Aids in preparation of positive and negative samples provided by the user to be used by the RasterObjectDetectionModelTrainer.

Typical Uses

A hand-picked selection of positive samples is used in the preparation step of creating a custom detection model.

This is the suggested way of preparing samples to be supplied to the RasterObjectDetectionModelTrainer for custom detection model creation. Hand-picking good quality positive samples yields a higher accuracy detection model, compared to artificially generated samples.

Input Ports

Output Ports


For both positive and negative sample directories, we advise to collect your images into a single directory (one for positive, and another for negatives). If you have a "working directory" where you want your project files to reside, a sub-directory there containing your negative samples is a suggested location (but it can be anywhere).

Negative Samples

Training a detection model requires a set of negative or background images that do not contain the object you are trying to detect. Depending on the application, you may get away with using random images. However, if your object(s) have a very specific background, you may want to take the positive samples and crop out the object to get some samples that do not contain your object.

Positive Samples

A very good positive sample set is a key to a high quality detection model. This might be a time consuming process but it is best to find your object in its natural setting (where you will be detecting it). For instance, if you are planning to detect cars at a certain intersection, images of that intersection will work best. You will also need to annotate the images manually or using opencv_annotate tool, which can be found in [FME_HOME]/plugins/opencv/. You can read more about how to use the tool here. Follow the instructions on how to annotate your samples. In short, call opencv_annotation --annotations={path/to/output/annotations/file.txt} --images={/path/to/positive/samples/dir}. There are also two optional parameters: --maxWindowHeight [maximum image height to resize in case they are too tall] --resizeFactor [factor to resize the image by if it's too tall]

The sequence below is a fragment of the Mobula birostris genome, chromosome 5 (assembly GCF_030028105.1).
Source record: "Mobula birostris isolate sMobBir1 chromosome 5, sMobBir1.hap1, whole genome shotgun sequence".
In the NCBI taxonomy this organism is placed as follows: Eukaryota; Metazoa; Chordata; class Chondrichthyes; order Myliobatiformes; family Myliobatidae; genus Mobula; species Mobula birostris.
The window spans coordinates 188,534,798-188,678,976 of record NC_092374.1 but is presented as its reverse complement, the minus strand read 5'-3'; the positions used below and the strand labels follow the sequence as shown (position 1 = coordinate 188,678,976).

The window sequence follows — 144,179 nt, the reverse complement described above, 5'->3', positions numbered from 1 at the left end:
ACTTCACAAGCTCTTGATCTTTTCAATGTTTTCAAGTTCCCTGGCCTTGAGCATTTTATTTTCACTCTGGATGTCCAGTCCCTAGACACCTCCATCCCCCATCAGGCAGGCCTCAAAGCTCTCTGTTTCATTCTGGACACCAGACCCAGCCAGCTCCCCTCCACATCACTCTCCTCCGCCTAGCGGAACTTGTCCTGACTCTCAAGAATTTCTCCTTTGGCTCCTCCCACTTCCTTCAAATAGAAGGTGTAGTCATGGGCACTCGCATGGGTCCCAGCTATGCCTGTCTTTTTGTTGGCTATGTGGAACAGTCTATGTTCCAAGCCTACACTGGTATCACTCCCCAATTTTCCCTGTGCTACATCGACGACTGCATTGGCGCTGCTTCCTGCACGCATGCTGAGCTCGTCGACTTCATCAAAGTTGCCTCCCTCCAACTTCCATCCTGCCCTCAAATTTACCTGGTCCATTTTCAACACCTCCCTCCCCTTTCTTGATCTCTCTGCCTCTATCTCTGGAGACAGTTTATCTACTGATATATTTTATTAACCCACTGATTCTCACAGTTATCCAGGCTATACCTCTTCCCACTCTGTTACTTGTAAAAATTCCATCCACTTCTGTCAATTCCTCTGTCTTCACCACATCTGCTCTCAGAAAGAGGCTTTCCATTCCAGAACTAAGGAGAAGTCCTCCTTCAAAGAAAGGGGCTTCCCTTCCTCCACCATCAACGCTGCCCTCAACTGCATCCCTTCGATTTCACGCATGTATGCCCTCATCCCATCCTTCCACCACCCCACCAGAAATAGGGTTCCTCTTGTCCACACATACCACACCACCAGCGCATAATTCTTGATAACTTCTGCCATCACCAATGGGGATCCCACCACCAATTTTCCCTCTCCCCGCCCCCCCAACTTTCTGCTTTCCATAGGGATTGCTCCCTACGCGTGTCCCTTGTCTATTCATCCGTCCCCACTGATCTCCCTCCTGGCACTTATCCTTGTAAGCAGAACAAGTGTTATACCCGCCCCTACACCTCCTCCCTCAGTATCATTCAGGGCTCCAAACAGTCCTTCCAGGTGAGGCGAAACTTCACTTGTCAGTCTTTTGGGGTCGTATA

The produced .txt file can be supplied to the Annotation File parameter. The annotation file should contain one line per each annotated image in the format: [path to image] [number of annotations] [x1_1] [y1_1] [width_1] [height_1] ... [x1_n] [y1_n] [width_n] [height_n]


Editing Transformer Parameters

Using a set of menu options, transformer parameters can be assigned by referencing other elements in the workspace. More advanced functions, such as an advanced editor and an arithmetic editor, are also available in some transformers. To access a menu of these options, click beside the applicable parameter. For more information, see Transformer Parameter Menu Options.

Defining Values

There are several ways to define a value for use in a Transformer. The simplest is to simply type in a value or string, which can include functions of various types such as attribute references, math and string functions, and workspace parameters. There are a number of tools and shortcuts that can assist in constructing values, generally available from the drop-down context menu adjacent to the value field.

Dialog Options - Tables

Transformers with table-style parameters have additional tools for populating and manipulating values.

FME Licensing Level

FME Professional edition and above

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